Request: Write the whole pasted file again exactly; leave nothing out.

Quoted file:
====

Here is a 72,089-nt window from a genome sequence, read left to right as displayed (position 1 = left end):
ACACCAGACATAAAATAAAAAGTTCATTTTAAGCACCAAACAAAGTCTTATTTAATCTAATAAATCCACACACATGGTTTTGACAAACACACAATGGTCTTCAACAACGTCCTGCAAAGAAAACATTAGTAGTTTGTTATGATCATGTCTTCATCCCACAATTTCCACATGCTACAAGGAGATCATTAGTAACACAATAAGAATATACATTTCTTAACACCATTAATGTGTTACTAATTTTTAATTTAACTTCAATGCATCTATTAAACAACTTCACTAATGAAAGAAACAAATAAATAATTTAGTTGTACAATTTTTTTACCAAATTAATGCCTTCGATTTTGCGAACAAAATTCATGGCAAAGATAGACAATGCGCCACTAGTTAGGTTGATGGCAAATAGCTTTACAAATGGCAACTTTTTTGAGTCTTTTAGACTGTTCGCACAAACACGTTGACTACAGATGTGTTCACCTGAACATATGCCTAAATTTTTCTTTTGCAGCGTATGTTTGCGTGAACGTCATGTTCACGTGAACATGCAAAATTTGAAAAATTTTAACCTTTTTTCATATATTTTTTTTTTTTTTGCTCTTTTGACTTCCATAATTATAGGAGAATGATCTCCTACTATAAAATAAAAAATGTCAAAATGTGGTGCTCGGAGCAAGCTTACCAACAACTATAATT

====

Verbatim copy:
Here is a 72,089-nt window from a genome sequence, read left to right as displayed (position 1 = left end):
ACACCAGACATAAAATAAAAAGTTCATTTTAAGCACCAAACAAAGTCTTATTTAATCTAATAAATCCACACACATGGTTTTGACAAACACACAATGGTCTTCAACAACGTCCTGCAAAGAAAACATTAGTAGTTTGTTATGATCATGTCTTCATCCCACAATTTCCACATGCTACAAGGAGATCATTAGTAACACAATAAGAATATACATTTCTTAACACCATTAATGTGTTACTAATTTTTAATTTAACTTCAATGCATCTATTAAACAACTTCACTAATGAAAGAAACAAATAAATAATTTAGTTGTACAATTTTTTTACCAAATTAATGCCTTCGATTTTGCGAACAAAATTCATGGCAAAGATAGACAATGCGCCACTAGTTAGGTTGATGGCAAATAGCTTTACAAATGGCAACTTTTTTGAGTCTTTTAGACTGTTCGCACAAACACGTTGACTACAGATGTGTTCACCTGAACATATGCCTAAATTTTTCTTTTGCAGCGTATGTTTGCGTGAACGTCATGTTCACGTGAACATGCAAAATTTGAAAAATTTTAACCTTTTTTCATATATTTTTTTTTTTTTTGCTCTTTTGACTTCCATAATTATAGGAGAATGATCTCCTACTATAAAATAAAAAATGTCAAAATGTGGTGCTCGGAGCAAGCTTACCAACAACTATAATT